October 13, 2008
Ohhhkkkkaaay. It wasn't walking along the river road at midnight and I didn't see any barefoot girls dancing in the moonlight (but that does not mean there were none.). It was a little two-lane county road, the trees arching overhead. The moon sailed the skies (Himself's viewpoint), to me the moon poured silver syrup from a golden ladle across the hills.
The funniest little pop-up memories can come to me at night, out under the stars and Moon, deep in the country. The explanation of why October's Moon is called the Blood Moon: As the weather cools off, as the crops are finished and stored away or sold and the fields prepared for the next crops, it's time to butcher animals for the winter, culling out the excess as well as the animals meant expressly for this.
Yes, there is still a lot of hunting, and harvesting. Being reminded that long ago, the year actually ended at the end of October, early November...and often puzzling as to why I was kept strictly away from all the aspects of the animals' demises. One grandfather took his animals to the local (miles and miles away but not too far) slaughterhouse, my other grandfather "saw to it" himself He really really really wanted to be sure everything was done perfectly. To his exacting standards. Cattle and pigs, his sheep were all sold or shorn. I was never sure which ones were ready to be sold as food, (lambs in the spring) but the shearing ones were rather obvious at shearing time.
Rather like the slogan "Contented Cows" for milk, well, he believed that careful care produced the best of everything. No feed lots, no seperation of calves and their mothers and as for the pigs...well, I supposed they believed that they lived in a porcine paradise. He used to tell me about his father and his father's pigs ran in the woods, carefully marked (notched) on one ear and how they had to be rounded up (a pig-round-up!) and sorted out.
He would tell the funniest silliest stories about his animals and they all knew him and responded to his mysterious whistles and clicks and snapping of fingers and the walking stick he had. I was mightily impressed every time.
Then, of course, he'd have to begin his whole process of curing his hams, he was rather famous for his three-year-old hams. And no no one makes them!
It was very comforting, to listen to his stories, tag along with him as he went about the chores and overseeing so many details. One got a sense of a cycle of life and earth and weather, flowing almost (but not always) seamlessly ever forward.
There was this song, several of the older people sang it, sang it to us when we were babies or walking from place to place, over the farms and woods. Only now, do I really question and wonder..why in French? Searching my memory, I remember a few words and lyrics about the little girl raccoon!? I think. Their older relatives sang it to them and once again, my little heart wrapped itself in a fine sense of continuity and care.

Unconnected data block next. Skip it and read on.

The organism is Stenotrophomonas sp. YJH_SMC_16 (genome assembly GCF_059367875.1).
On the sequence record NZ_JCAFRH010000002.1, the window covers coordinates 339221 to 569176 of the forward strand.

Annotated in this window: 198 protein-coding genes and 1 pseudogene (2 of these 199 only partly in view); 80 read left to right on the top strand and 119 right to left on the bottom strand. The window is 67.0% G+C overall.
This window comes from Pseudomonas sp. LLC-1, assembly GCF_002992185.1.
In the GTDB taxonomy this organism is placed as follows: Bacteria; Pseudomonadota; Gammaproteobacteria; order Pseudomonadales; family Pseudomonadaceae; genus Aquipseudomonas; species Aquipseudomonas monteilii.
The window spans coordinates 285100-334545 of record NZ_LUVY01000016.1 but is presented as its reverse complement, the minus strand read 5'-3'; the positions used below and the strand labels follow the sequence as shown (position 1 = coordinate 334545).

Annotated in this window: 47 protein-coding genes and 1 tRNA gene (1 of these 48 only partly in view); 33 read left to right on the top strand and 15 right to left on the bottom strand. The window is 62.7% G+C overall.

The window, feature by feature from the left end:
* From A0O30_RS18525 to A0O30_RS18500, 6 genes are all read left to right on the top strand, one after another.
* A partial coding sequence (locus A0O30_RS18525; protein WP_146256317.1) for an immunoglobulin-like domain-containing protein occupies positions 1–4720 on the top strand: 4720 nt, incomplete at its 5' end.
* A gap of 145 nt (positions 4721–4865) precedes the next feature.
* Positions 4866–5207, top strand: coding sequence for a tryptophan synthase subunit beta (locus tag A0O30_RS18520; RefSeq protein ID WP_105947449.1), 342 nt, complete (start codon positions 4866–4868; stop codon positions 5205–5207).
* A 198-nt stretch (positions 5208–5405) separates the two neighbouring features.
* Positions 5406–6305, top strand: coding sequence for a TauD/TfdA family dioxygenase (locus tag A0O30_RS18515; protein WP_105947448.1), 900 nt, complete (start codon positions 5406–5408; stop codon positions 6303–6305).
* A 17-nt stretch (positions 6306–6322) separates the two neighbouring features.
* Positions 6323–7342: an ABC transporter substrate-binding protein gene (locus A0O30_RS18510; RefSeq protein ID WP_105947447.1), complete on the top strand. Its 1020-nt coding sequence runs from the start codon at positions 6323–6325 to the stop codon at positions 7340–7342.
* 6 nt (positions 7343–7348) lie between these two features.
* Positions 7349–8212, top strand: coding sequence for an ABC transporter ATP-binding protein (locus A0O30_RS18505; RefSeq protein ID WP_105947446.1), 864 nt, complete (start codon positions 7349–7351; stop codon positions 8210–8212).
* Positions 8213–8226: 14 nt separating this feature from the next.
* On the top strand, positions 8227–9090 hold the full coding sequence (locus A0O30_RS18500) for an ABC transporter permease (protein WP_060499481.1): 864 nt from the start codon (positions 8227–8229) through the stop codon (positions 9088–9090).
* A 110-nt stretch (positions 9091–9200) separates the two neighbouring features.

As I told Himself once, early in our dating times, it still grieved me that no one sang in parent's house anymore. He gave me the funniest, questioning glance, drawing his eyebrows together. "Your parents sang? To you, around the house?"
I blushed furiously, mentally kicking myself for forgetting once again, I wasn't in Kentucky anymore, I was in the suburbs of Central Texas! Only one person on our street was a native Texan and he was very old and had lived in SanFrancisco most of his working years, he was some sort of retired professor that had a family ranch somewhere in South Texas. How he ended up in the Austin area to retire, we never knew. His wife as a WWII war bride, from Dorset.
Anyway, I blushed and brushed my bangs out of my eyes and tried to make a joke out of it. "Oh sure, my parents, grandparents aunts uncles, well, everybody, even people that worked there, had a tendency to sing songs and bits of songs a lot. And everyone sang songs to the babies and little ones."
He looked at me so oddly, I shrugged my shoulders and he reached out and took my hand and said, "Don't be defensive, it's just I'm trying to imagine a house, a home, where the people sing."
I poked him in the ribs and sang very quickly, "Jimmy crack corn and I don't care." And then hushed. I sputtered and started up again, "I wish I were an apple, a-hangin' on a tree and everytime my sweetheart passed, she'd take a bite of me."
And like that old old comedian used to say, I poked him again, harder and began to tickle him, "Hey, I got a million of 'em."
My mother used to sing as she worked on her flowers and garden but after we moved to Texas, only rarely did we hear her voice as she did things in the yard or house. And I still recall the last time I ever heard her sing at all. She sang lots of silly songs to our brohter and taught us a lot of them too.
I used to love being somewhere about the farm or barns or down by the creek and hear someone's voice, even if out of tune, ringing up over the hills or around the house or pouring out the open double-doors on the small barn. Or even, more than once, from up high, perched atop a roof somewhere.
On the cool autumn evenings, when it was so sweetly quiet, one could listen to God, from over the hills and far away, lyrics and songs would waft in the windows and more than once, I was surprised by singing coming from somewhere on beautiful full-moon nights.
My grandmother sang to her chickens, little songs to and about the chickens, she sang to her horses and calves and her grandchildren and her gardens. My rough and tumble uncles would join in with her and they would dissolve in laughter, for often I suspect some of the songs were very very "naughty." Like, one I only really knew as "Kitchen Man." I had to become a grown-up before I tracked the lyrics, song and artist to that song down!
Somehow, it's all woven and looped together, the land, the songs, the Moons, the family.
Or it used to be.